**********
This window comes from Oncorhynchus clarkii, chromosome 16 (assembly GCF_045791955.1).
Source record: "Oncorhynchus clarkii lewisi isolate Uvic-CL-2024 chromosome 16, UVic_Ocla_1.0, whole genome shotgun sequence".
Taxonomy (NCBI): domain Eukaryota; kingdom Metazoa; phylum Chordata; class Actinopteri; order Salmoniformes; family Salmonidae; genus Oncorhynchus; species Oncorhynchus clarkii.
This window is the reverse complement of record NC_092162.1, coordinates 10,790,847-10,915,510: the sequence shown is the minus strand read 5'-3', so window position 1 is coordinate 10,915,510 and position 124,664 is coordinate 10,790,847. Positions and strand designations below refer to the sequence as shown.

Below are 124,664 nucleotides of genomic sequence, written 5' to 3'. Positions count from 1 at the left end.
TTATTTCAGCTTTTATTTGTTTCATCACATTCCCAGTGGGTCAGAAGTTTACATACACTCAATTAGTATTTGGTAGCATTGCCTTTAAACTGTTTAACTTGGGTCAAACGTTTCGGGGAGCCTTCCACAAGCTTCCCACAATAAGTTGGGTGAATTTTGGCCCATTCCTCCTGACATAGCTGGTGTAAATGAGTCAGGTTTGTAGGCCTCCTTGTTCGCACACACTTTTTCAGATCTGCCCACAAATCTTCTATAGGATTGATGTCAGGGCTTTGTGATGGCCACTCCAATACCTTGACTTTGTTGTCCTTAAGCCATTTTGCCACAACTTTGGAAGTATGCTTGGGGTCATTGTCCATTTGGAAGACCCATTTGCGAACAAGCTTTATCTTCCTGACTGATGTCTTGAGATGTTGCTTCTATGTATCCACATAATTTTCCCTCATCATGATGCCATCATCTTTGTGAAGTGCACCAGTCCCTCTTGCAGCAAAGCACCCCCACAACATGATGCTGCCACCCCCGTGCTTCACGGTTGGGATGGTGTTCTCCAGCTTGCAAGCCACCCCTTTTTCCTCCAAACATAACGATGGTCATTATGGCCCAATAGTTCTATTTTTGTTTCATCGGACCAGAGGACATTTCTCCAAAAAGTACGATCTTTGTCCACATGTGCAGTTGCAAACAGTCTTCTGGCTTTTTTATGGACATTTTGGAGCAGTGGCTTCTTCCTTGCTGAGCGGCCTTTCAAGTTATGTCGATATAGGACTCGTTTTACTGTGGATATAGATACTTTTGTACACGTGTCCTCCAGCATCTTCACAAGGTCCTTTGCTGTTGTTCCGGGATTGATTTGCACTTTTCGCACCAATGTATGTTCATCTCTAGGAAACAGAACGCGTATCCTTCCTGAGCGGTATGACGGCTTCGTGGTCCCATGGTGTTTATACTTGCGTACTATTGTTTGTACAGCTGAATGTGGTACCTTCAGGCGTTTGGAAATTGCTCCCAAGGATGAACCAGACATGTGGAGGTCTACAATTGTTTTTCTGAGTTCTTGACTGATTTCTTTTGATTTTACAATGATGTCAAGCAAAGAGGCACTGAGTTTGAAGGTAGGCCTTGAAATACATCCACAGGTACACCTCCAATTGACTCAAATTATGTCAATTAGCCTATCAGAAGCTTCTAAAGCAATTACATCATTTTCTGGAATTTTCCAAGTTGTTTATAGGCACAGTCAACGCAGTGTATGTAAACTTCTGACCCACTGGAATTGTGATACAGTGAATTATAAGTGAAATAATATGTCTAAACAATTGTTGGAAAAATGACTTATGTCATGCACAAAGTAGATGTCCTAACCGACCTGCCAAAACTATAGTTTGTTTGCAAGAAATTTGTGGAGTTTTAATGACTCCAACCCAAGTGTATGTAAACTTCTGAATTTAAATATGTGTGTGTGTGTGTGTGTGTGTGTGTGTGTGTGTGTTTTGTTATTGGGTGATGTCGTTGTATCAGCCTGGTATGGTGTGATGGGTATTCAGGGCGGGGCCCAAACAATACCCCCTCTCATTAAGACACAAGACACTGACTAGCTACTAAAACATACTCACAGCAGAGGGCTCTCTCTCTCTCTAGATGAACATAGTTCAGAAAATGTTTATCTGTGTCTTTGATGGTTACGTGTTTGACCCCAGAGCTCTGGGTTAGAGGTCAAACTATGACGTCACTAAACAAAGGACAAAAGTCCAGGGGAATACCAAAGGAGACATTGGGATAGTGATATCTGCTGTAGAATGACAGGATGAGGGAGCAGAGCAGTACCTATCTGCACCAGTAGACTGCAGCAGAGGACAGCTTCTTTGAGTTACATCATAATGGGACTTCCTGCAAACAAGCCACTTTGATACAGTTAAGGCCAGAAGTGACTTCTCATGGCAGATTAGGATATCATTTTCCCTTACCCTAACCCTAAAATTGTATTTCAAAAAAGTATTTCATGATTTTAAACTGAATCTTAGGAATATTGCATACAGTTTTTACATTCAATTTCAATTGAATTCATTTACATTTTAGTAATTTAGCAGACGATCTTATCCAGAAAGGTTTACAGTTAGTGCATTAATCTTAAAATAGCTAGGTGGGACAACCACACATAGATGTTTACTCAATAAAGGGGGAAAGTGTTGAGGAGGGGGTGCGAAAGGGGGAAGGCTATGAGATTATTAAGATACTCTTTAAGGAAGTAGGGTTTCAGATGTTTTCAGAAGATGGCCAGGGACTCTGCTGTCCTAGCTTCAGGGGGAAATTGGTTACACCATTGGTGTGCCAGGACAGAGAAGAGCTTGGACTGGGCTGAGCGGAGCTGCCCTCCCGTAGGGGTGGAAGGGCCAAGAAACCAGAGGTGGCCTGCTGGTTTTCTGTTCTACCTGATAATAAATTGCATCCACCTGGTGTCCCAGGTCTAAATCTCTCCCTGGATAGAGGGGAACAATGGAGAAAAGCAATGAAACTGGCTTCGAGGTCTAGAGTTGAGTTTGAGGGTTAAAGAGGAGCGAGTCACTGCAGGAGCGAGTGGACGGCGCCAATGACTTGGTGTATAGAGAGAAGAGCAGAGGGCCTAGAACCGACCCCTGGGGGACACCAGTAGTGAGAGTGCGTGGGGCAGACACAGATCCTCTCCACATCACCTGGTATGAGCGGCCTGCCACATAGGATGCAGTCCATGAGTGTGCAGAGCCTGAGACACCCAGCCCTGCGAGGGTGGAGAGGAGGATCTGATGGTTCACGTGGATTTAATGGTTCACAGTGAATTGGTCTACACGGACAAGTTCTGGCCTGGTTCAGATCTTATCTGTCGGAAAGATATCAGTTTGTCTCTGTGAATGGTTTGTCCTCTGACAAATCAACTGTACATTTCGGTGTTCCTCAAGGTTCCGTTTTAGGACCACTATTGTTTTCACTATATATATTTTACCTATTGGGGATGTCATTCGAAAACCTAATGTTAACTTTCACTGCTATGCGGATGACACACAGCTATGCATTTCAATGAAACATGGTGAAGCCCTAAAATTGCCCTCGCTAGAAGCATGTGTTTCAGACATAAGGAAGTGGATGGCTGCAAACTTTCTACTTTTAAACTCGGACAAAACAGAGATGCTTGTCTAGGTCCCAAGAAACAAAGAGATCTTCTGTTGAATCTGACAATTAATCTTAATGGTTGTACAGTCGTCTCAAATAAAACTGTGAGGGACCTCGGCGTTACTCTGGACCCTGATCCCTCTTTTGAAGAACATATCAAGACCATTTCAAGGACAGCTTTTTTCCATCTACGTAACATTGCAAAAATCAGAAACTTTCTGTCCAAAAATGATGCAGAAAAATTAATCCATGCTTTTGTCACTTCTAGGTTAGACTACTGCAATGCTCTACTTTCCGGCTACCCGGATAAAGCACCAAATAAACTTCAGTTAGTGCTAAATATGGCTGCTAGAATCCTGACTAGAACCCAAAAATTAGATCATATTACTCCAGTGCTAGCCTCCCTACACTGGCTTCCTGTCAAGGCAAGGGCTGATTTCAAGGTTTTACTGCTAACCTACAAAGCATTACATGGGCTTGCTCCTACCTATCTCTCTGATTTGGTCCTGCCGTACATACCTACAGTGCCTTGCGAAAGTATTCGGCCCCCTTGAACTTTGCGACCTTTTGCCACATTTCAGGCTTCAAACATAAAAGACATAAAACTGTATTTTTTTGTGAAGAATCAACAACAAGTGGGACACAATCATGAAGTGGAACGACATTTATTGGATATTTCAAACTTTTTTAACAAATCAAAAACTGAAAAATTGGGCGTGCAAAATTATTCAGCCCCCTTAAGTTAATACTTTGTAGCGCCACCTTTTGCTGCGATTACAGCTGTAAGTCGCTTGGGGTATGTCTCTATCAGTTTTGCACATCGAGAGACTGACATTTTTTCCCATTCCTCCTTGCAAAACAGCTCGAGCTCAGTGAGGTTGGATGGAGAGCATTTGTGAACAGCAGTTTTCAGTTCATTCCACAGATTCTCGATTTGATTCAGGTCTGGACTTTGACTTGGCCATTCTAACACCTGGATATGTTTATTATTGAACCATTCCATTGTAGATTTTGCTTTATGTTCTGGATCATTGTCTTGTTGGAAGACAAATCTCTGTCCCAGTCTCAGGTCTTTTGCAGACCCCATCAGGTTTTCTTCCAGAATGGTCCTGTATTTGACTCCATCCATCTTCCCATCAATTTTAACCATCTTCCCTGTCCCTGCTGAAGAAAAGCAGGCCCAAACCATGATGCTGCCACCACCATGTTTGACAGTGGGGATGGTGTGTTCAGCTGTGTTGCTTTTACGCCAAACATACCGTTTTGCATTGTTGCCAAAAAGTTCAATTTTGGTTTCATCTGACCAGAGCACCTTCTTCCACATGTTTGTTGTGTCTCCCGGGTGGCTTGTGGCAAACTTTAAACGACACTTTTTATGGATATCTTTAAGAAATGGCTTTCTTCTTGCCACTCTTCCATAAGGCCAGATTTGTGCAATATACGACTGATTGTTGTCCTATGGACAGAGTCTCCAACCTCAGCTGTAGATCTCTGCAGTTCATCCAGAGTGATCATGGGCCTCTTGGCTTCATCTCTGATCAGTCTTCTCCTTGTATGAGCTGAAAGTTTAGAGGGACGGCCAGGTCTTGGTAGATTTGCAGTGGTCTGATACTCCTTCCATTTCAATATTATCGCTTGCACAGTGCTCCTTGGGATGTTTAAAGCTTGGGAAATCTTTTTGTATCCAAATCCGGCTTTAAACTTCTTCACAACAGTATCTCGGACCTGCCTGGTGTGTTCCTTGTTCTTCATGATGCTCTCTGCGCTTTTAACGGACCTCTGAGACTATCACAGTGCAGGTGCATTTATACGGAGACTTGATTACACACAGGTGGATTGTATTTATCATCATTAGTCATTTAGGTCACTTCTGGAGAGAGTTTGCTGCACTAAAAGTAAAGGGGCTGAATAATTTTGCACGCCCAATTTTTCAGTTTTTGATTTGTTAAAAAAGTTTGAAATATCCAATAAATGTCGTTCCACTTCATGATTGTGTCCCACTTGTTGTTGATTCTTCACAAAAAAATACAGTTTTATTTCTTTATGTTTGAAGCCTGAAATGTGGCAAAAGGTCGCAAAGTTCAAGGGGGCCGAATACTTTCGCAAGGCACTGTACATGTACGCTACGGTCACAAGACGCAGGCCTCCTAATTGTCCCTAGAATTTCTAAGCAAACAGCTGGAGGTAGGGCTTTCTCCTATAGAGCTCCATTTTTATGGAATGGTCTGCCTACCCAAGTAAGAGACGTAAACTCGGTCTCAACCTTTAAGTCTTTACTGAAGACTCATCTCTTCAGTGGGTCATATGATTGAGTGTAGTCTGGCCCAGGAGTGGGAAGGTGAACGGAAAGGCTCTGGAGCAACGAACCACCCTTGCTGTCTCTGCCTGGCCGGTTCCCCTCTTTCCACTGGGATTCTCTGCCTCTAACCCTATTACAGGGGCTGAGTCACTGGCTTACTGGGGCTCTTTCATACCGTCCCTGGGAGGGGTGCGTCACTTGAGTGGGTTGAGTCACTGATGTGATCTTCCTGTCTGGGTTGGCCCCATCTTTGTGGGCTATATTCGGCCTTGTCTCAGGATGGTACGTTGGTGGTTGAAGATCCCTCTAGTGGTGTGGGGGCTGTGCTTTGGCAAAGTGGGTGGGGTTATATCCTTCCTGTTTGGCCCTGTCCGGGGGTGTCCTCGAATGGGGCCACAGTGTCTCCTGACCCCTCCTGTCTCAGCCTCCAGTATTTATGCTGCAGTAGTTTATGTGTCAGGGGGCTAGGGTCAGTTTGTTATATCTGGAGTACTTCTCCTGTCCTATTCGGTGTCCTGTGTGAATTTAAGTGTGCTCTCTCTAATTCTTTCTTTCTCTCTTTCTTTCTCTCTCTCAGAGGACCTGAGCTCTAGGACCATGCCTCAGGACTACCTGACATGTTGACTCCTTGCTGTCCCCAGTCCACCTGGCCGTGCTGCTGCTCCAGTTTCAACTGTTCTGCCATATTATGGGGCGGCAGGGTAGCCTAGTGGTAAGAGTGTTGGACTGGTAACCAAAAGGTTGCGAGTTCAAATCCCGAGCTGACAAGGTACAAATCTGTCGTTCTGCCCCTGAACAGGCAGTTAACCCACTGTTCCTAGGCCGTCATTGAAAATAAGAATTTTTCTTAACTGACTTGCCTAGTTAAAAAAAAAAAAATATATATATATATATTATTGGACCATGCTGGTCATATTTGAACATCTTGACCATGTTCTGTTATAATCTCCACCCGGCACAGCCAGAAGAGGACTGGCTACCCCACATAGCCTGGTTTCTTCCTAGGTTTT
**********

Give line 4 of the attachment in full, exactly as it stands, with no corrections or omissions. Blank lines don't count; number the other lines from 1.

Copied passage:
This window is the reverse complement of record NC_092162.1, coordinates 10,790,847-10,915,510: the sequence shown is the minus strand read 5'-3', so window position 1 is coordinate 10,915,510 and position 124,664 is coordinate 10,790,847. Positions and strand designations below refer to the sequence as shown.